I’m a natural goal setter, but sometimes we set goals for the future so we can make an excuse not to take action right now. Someday has become a four-letter word in my vocabulary if I can’t think of a reason why I can’t do it now.
Someday we will start saving for retirement.
Someday we will take our dream vacation.
Someday we will run a marathon.
I spent the better part of my thirties saying that someday I was going to focus on a lot of things.
- When I get a promotion (goal), I’ll donate more to charity and save even more for retirement.
- When I travel less for work (goal), I’ll take a foreign-language class and plan more trips for fun.
- When I downsize to a smaller house (goal), I’ll get more time in the evenings because I won’t have to clean as much.
- When we celebrate our next anniversary (goal), I’ll hug my husband every time he or I come home.
Why did I have to set a someday timeline and pretend it was a goal? Why couldn’t I start on those things today? Is it because I had to mentally prepare myself? Were my goals just excuses for me to procrastinate on moving forward?
I have in-laws who have said someday for the 24 years I’ve known them. When my father-in-law died of Alzheimer’s Disease, I decided I didn’t want to use that word again. They had always said someday they would travel, so they waited until he retired, and then his health significantly declined. Someday never came.
During my thirties, I got promoted a few times, cut my travel in half, downsized to a house with hardly any maintenance and had a few anniversaries. Did anything really change? No. Because looking back, I was goal-setting as an excuse or would make the goal even higher to put it just out of reach.
At the age of 39 when diagnosed with Hashimoto’s Disease, among other fun ailments with kooky names, I decided to stop the someday excuse. I had always maxed out my 401k and Roth IRAs and donated to three charities I felt strongly about, but I felt like it was never enough. I was hard on myself and was a little stingy sometimes with my money because I always thought it should be more, even though my financial planner said I was right on track with my life goals. As a new business owner, I allowed myself a maximum of two years not to put any money back for retirement with a goal to max out my Roth again by year three. I did it and needed that goal. It wasn’t a someday in the sense that it wasn’t going to happen or I could have put it off, but a strong year three where I had my financial planner hold me accountable.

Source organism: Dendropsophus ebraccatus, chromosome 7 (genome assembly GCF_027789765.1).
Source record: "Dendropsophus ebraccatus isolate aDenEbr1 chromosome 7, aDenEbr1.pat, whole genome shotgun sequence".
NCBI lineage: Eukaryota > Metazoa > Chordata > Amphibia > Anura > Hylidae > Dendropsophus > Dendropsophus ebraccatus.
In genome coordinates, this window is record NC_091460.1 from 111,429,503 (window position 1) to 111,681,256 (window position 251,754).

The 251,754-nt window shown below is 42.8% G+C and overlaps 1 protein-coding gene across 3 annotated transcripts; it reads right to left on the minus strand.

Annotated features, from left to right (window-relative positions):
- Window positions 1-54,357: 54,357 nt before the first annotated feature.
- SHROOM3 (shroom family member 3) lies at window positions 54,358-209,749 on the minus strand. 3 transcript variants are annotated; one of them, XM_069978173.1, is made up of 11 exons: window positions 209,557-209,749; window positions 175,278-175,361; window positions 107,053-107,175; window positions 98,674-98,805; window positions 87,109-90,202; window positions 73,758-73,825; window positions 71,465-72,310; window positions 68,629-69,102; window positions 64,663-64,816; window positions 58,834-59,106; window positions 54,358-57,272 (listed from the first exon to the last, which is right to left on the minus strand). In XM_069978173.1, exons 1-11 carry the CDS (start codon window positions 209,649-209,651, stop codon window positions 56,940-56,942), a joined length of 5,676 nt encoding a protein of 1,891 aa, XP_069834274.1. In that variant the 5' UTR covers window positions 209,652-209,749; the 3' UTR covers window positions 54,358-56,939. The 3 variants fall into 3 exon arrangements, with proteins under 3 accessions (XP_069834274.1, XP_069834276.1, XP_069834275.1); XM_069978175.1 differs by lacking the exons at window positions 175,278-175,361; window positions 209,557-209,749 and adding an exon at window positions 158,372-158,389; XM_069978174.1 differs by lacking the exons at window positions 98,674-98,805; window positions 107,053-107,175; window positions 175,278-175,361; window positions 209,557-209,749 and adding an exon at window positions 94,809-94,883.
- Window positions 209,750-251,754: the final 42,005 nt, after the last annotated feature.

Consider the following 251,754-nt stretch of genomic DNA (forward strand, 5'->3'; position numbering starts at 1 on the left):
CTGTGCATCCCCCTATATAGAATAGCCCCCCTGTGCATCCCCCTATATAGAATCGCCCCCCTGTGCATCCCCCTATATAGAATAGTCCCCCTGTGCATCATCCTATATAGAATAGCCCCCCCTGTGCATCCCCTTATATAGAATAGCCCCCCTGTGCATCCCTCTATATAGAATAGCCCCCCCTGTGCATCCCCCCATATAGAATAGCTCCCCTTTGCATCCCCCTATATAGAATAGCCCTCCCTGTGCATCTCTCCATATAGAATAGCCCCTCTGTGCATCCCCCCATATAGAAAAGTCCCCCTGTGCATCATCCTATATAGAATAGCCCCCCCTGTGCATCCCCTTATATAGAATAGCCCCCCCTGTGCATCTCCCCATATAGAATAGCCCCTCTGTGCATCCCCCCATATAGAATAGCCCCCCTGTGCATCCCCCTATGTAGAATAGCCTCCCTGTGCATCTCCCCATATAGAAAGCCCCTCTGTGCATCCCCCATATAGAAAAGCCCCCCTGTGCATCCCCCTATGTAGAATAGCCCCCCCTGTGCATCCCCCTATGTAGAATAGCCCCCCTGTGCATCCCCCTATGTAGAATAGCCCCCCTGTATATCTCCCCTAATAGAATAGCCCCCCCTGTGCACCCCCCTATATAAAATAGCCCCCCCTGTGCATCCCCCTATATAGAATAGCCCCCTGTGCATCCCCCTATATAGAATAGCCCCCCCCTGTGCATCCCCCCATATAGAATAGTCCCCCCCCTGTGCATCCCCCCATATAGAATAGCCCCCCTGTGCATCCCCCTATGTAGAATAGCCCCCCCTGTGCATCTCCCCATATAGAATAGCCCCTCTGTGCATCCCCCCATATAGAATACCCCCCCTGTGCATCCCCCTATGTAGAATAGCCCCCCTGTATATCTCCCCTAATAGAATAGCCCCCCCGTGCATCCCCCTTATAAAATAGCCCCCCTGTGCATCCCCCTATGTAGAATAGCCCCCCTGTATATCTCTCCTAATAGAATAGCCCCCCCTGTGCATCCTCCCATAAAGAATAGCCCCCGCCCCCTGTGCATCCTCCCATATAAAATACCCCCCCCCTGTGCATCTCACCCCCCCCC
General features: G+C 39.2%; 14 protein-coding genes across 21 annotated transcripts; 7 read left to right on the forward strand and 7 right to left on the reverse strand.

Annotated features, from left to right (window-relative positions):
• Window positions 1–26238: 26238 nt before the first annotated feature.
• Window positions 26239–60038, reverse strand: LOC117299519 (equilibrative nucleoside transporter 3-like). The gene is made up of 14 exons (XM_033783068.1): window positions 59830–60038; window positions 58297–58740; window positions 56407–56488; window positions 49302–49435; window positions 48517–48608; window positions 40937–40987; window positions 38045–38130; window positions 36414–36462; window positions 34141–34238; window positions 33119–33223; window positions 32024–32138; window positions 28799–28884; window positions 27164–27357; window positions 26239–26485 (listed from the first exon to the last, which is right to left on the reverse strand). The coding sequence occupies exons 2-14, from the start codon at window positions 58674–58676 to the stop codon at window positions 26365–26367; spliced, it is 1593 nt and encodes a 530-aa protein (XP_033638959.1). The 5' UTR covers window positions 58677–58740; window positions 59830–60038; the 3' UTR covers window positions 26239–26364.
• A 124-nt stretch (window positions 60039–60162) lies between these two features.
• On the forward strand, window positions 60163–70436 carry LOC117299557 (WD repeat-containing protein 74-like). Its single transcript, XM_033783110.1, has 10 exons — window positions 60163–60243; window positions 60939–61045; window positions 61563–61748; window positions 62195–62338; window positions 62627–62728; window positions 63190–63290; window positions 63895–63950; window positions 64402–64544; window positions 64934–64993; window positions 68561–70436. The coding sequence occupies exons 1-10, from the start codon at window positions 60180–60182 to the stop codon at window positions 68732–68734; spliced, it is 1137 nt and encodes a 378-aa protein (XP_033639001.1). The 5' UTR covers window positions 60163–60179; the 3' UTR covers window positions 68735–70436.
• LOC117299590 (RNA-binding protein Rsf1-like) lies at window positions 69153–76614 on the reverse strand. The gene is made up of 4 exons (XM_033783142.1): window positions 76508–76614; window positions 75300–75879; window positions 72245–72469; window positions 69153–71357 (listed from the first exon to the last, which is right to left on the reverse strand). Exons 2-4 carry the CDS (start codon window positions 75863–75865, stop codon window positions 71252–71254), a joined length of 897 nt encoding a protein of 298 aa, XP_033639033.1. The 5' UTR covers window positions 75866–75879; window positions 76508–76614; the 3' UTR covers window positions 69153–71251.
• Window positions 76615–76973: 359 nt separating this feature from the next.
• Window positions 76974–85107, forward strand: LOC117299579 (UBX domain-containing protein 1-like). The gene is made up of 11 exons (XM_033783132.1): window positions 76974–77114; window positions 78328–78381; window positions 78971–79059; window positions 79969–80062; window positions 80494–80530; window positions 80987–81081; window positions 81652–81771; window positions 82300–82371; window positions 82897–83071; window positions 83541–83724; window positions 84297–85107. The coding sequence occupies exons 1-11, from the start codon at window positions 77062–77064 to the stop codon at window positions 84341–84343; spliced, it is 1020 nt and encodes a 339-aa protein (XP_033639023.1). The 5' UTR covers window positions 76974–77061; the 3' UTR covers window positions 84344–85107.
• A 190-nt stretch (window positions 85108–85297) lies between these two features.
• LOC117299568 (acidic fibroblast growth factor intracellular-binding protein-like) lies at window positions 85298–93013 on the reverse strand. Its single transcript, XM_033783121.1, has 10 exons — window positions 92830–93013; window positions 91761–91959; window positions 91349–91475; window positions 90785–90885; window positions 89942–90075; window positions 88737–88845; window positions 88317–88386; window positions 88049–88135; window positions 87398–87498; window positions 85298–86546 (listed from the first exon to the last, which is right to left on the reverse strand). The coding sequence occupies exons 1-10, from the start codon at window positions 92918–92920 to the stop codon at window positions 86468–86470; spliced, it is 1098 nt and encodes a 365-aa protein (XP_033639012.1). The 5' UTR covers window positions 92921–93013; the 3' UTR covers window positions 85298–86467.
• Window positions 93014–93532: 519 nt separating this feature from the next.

I stopped waiting to take a foreign language class and have become consumed with Duolingo app, combining it with three-week trips to Huatulco, Mexico every February for the last three years, with another trip already planned for next year. I found a way to make a business model work that I’m spending three weeks away in the middle of winter, enjoying life while working, and not waiting until I’m semi-retired to be living in a way that seems shi-shi.
We did downsize just like I wanted to but to a fixer-upper. It will take years to get everything up to the level of our last house, but this one we will have paid off in 2.5 more years and knowing that makes me so giddy I don’t even care that we have five different floor coverings in an 1100 square foot house!
We’re getting ready to celebrate our 20th wedding anniversary this summer and are going to Yosemite. I’m not waiting to start a new goal with my husband, but instead, write something every single day that I am thankful for about him in my 5-min journal app.
Having goals is great. I’m a big fan. But now, I look at my goals and ask myself if this is something that has to wait until later (there are definitely things that have to be done in order) or if I’m just procrastinating and I could start right now. Am I sighing and following that with someday or can I take a baby step right now to do it?
What are you putting off that you say is gonna happen someday, that you could really start doing today?